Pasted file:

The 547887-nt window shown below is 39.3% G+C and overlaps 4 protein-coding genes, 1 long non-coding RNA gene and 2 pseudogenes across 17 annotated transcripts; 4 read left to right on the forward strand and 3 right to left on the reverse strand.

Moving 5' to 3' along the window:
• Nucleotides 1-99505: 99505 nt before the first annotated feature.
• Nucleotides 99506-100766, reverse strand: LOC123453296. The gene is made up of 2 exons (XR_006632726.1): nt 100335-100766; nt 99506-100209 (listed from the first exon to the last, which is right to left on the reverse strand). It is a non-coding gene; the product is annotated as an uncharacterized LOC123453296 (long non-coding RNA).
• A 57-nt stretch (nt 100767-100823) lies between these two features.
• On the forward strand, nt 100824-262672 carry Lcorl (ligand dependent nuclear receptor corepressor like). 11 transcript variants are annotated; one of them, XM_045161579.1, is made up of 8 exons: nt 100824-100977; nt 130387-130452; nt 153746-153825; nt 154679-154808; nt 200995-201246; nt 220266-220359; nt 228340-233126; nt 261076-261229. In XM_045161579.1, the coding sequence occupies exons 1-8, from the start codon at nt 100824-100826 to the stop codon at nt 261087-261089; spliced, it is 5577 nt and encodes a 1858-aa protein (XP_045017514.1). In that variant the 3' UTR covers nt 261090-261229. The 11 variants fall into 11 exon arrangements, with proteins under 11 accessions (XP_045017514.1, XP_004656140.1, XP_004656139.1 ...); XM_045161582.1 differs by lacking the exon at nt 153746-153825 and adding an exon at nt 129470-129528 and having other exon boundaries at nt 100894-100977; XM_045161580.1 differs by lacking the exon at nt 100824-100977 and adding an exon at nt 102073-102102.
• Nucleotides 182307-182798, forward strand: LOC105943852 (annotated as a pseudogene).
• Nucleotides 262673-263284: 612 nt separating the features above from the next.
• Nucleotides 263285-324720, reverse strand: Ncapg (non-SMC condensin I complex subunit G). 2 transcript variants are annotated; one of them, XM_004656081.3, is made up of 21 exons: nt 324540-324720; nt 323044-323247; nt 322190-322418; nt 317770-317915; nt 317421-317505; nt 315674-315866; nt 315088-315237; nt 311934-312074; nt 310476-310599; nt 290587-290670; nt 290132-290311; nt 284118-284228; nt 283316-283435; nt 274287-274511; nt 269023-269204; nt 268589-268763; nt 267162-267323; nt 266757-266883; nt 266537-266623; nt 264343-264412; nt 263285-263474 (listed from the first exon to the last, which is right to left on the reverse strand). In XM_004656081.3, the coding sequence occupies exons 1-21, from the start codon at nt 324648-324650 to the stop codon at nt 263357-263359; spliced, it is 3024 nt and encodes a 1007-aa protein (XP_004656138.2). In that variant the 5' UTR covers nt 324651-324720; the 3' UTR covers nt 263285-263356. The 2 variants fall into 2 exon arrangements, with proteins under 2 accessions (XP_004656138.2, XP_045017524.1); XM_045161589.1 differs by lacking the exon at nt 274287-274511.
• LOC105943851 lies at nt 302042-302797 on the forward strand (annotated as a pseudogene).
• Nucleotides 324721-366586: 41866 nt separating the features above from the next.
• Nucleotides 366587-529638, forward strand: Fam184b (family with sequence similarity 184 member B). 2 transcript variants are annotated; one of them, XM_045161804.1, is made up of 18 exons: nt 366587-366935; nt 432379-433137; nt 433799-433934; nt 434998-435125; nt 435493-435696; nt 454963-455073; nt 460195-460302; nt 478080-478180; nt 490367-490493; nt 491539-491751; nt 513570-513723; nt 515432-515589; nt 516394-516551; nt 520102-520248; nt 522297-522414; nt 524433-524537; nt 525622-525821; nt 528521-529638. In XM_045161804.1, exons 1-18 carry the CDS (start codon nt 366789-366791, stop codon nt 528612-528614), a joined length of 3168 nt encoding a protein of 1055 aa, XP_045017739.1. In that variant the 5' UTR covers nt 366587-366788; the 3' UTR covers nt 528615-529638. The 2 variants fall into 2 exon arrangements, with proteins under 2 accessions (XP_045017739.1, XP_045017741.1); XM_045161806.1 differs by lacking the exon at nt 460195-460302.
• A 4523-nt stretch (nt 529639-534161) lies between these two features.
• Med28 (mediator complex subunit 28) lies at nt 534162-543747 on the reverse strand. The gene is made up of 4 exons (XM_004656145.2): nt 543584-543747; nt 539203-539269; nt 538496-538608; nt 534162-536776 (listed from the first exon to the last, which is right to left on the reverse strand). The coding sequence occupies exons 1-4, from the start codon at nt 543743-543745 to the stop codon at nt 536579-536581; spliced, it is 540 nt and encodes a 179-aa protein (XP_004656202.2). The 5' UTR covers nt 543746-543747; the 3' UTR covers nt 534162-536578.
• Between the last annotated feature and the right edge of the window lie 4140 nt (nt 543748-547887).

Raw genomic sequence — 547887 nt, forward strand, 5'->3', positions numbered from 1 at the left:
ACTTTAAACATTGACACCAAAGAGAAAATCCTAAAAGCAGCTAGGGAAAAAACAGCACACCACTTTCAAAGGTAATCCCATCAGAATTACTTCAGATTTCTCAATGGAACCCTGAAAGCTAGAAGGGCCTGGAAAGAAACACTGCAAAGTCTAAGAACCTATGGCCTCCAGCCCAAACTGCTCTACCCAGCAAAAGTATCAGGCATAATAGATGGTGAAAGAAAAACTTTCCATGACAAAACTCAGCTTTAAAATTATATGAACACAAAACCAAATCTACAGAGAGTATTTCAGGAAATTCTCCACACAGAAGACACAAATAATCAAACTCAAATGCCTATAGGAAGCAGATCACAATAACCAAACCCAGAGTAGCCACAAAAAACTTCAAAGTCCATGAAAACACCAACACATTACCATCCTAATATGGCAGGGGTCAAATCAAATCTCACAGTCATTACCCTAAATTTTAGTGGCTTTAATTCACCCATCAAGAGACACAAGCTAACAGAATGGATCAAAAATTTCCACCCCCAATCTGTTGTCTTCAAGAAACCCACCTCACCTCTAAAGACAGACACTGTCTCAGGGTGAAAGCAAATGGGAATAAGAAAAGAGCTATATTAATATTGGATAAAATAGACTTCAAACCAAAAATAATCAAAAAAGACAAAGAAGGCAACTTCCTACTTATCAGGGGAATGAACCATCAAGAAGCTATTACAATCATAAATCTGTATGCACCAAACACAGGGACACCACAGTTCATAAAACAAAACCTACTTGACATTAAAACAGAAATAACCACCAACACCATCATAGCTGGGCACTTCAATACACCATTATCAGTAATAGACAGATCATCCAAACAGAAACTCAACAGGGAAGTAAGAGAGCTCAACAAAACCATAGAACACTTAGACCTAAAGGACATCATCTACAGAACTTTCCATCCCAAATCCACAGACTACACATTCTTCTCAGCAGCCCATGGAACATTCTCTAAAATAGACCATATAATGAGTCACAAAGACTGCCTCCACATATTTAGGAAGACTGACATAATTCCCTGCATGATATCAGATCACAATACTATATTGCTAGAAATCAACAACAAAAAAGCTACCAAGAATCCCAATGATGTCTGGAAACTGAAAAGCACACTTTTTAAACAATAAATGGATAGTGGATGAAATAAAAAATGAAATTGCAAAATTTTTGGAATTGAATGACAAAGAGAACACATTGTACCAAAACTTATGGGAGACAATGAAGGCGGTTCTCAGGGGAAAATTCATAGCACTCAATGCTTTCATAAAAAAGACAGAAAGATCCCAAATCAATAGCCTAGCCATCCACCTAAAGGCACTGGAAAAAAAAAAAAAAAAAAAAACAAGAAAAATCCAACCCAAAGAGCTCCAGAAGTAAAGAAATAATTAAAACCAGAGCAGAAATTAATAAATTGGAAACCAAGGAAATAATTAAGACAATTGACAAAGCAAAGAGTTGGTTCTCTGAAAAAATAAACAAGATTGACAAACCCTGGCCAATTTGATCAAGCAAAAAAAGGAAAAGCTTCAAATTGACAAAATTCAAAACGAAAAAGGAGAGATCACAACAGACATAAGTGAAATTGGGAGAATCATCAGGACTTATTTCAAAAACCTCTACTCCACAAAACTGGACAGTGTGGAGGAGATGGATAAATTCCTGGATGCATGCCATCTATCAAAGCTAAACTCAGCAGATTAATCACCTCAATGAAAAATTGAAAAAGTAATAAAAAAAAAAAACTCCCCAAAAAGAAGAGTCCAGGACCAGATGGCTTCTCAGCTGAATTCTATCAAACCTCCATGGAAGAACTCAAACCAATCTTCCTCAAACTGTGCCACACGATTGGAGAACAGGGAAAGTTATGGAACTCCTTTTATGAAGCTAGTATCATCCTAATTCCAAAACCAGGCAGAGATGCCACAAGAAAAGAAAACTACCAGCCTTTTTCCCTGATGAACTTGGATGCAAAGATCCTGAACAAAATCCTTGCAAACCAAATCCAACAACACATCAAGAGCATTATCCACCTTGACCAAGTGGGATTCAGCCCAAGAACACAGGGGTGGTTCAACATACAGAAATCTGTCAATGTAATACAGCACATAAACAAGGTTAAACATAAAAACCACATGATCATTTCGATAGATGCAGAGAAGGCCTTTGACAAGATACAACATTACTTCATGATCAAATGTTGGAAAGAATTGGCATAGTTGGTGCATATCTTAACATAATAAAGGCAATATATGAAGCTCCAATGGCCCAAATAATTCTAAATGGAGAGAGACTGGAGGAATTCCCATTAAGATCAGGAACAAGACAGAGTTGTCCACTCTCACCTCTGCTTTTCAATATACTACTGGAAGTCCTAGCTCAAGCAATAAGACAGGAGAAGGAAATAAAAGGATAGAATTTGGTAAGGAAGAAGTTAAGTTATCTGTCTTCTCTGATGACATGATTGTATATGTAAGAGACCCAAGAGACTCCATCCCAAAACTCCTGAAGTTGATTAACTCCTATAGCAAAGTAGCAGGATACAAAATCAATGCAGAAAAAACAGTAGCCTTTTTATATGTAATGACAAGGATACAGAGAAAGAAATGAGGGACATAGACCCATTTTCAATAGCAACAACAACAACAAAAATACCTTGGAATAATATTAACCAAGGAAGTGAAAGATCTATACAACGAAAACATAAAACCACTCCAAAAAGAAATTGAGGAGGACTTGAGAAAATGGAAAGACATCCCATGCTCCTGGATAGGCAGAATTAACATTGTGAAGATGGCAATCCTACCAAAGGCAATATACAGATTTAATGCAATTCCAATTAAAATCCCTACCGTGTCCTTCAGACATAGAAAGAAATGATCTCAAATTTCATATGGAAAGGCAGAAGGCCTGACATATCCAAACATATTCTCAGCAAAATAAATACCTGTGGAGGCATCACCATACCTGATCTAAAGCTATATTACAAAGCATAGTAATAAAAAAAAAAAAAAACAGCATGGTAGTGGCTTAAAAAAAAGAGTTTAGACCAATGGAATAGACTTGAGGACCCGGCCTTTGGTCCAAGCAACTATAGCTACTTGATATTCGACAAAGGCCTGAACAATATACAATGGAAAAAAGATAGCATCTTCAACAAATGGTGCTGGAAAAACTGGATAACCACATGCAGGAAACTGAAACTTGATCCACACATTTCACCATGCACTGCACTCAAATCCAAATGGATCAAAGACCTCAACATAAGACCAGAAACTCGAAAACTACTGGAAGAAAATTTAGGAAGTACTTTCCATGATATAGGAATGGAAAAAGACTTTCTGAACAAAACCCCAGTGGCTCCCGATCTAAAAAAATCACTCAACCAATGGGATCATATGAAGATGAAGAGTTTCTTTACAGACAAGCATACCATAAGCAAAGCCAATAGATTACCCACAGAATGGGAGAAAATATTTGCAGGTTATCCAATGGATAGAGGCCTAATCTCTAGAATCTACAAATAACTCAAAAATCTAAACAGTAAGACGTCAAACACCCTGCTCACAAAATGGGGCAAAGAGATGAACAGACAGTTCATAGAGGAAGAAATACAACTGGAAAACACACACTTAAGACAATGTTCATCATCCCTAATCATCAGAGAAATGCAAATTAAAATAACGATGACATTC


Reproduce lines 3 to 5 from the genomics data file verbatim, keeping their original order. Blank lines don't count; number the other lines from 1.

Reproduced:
• Nucleotides 1-99505: 99505 nt before the first annotated feature.
• Nucleotides 99506-100766, reverse strand: LOC123453296. The gene is made up of 2 exons (XR_006632726.1): nt 100335-100766; nt 99506-100209 (listed from the first exon to the last, which is right to left on the reverse strand). It is a non-coding gene; the product is annotated as an uncharacterized LOC123453296 (long non-coding RNA).
• A 57-nt stretch (nt 100767-100823) lies between these two features.